Breast Cancer Prevention is Better Than Ever

One in eight women in the United States will be diagnosed with breast cancer in their lifetime, making it the most commonly diagnosed cancer in women—a pretty sobering statistic. The good news: Breast imaging has come a long way since the late 1960s, when modern mammography methods were developed.

“Women can control what they see and hear during a mammogram”

By 1976, mammograms were officially recommended by the American Cancer Society (ACS) for the detection of breast cancer. Today, physicians continue to use mammography and a number of state-of-the-art breast imaging technologies to help detect breast cancer at its earliest, most treatable stage, including breast MRI, automated breast ultrasound, and low-dose 3D mammography (aka digital breast tomosynthesis). These advanced tools are reassuring for many women and may even save your life.

The ACS says that women should have their first screening mammogram by age 45, and that they should have the choice to start screening as early as age 40.

I was in my early 40s when I had my first mammogram at the Women’s Imaging Center at St. Luke’s North in Bethlehem. I was nervous—a very good friend of mine had recently fought a battle with breast cancer, and the thought of it loomed large in my mind—but I was pleased at how quick, efficient, and painless the process was. I was also extremely relieved to learn I was cancer-free. Having my first mammogram go well put me at ease.

The Most Effective Mammogram Yet

Today, mammograms can be better and safer than ever—especially if you go to a facility with modern equipment and experts specifically trained in breast health. St. Luke’s offers screening mammograms at Women’s Breast Imaging Centers throughout the Greater Lehigh Valley and offers the lowest dose 3D mammography in the region.

“For years, the trade-off of 3D mammograms was the increased radiation dosage,” says Joseph Russo, MD, section chief of Women’s Imaging at St. Luke’s University Health Network. “But that’s not the case anymore.”

St. Luke’s is in the enviable position of having waited for the latest generation of 3D equipment, which delivers the same low-dose radiation as the standard digital mammography equipment that’s been in place for decades.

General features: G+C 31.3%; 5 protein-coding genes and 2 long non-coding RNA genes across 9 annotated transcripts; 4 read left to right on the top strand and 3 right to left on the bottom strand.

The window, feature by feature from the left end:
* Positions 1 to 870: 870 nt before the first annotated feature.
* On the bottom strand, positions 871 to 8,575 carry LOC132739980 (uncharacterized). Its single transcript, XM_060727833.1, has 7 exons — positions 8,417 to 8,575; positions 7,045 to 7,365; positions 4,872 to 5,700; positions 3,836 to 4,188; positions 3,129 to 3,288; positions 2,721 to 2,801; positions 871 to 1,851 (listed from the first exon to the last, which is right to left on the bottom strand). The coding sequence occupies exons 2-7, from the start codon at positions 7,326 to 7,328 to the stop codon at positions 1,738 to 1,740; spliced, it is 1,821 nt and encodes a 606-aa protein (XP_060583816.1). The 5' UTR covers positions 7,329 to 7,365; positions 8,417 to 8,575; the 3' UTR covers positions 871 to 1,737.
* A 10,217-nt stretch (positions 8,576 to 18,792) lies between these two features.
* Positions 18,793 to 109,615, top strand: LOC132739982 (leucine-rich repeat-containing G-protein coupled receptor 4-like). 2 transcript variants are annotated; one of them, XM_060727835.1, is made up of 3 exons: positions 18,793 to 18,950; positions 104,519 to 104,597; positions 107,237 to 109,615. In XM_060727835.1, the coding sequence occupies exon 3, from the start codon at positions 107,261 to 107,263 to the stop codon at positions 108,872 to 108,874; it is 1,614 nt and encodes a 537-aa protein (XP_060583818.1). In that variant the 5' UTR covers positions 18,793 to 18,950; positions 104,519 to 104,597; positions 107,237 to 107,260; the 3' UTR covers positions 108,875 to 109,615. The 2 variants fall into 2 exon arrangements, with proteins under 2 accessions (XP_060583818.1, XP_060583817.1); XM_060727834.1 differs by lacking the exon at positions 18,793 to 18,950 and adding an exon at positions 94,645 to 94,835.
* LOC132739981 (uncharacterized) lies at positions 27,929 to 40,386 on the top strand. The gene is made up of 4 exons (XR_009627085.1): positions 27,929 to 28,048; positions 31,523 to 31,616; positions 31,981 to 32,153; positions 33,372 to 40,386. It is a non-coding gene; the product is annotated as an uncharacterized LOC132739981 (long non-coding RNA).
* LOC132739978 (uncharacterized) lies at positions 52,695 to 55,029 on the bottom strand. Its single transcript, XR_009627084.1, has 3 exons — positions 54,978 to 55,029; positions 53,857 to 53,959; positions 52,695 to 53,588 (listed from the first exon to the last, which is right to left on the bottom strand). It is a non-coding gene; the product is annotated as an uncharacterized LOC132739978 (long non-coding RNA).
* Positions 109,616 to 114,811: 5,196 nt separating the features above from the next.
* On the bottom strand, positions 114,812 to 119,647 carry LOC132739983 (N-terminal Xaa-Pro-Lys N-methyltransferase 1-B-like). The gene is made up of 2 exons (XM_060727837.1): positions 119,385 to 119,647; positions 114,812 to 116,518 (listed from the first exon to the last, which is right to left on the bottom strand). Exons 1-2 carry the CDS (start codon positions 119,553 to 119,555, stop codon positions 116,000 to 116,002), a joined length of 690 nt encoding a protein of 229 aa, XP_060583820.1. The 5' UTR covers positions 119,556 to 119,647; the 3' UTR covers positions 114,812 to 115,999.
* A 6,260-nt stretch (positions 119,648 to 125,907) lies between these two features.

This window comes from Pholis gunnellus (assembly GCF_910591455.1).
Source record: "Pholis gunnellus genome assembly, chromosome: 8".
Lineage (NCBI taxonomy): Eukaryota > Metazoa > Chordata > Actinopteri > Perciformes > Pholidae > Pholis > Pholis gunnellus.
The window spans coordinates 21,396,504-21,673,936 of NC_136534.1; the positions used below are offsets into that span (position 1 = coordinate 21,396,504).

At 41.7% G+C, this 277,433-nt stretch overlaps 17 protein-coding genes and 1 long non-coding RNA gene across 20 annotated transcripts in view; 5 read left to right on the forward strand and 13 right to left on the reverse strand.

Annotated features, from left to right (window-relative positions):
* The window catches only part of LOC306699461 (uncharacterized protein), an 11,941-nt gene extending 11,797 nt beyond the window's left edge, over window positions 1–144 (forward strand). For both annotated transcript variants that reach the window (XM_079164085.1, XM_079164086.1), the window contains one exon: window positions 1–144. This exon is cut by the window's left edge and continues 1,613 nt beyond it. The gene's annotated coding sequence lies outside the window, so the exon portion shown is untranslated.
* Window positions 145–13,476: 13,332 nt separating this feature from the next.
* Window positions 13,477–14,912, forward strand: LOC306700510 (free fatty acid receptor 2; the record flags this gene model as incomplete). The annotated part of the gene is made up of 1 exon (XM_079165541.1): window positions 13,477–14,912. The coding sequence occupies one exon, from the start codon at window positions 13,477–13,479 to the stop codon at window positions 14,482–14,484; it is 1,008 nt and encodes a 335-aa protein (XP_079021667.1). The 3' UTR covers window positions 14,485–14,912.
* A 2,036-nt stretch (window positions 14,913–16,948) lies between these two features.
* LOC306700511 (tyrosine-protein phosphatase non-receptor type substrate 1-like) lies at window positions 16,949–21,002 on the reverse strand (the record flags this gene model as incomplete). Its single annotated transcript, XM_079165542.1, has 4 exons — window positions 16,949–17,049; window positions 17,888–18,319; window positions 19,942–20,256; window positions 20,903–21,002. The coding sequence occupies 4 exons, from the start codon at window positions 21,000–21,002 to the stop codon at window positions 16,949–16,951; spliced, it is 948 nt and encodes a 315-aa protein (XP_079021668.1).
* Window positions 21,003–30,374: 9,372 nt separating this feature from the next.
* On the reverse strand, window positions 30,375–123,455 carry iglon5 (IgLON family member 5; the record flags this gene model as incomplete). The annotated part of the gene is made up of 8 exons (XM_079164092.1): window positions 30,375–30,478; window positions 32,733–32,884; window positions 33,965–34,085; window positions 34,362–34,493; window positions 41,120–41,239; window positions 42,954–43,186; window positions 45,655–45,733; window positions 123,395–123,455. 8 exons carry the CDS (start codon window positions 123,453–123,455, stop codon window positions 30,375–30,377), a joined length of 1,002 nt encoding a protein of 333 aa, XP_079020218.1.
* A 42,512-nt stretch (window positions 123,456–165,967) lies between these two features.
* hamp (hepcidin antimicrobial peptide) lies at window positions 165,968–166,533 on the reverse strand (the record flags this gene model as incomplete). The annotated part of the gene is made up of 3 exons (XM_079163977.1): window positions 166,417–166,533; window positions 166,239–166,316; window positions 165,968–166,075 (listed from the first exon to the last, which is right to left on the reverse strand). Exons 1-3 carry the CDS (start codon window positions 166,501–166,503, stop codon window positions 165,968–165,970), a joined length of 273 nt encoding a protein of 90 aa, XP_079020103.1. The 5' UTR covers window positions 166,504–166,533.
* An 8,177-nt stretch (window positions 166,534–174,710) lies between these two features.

“In other words,” says Dr. Russo, “we are able to detect more cancer without putting patients’ health at an increased risk.”

A More Relaxing Experience

Even thinking about having a mammogram can stress out some women. To ease this anxiety,

St. Luke’s offers mammograms in a room known as a Sensory Suite, which features a flat screen TV that display relaxing natural scenes and sounds in a variety of themes—seaside, garden, or waterfall.

“Women can control what they see and hear during a mammogram, which is tremendous,” says Dr. Russo. “Moreover, it’s a symbolic expression of how every woman is different.”

To further enhance the patient experience,

St. Luke’s became first in the region to offer the Dueta remote, a device that offers patient-controlled compression during a mammogram with the help of a technologist. This technology is available at the new Stroudsburg location. 

Personalized Options

for High-Risk Women

If you’re a woman at high risk of breast cancer, or if you find a lump or other concerning symptom, St. Luke’s creates a screening approach based on your personal risk factors. This results in earlier detection of breast cancer and can decrease the number of return visits and unpleasant biopsies.

“This means that a woman’s personal risk of breast cancer and her specific breast density are factored into determining the best screening regimen for her,” says Dr. Russo. “If a woman has dense breasts, this may result in a combination of screening exams.”

For women who need more evaluation or diagnostic mammograms, higher level breast imaging is available at St. Luke’s Regional Breast Centers in Center Valley and Stroudsburg, and through St. Luke’s Regional Breast Services in Phillipsburg, NJ.

To further enhance the experience, St. Luke’s Regional Breast Center’s certified breast health nurse navigators provide education and support every step of the way, guiding women through their diagnostic exams, breast biopsies, and diagnoses with care and compassion. Because no woman should ever have to face the fear and confusion of breast cancer alone.

 

Check Yourself!

In addition to mammograms, experts recommend that women perform regular self-breast exams. If you find a lump or dimple, or notice nipple discharge, it’s important to see your doctor ASAP. For instructions on how

to perform a self-exam, visit www.nationalbreastcancer.org/breast-self-exam.

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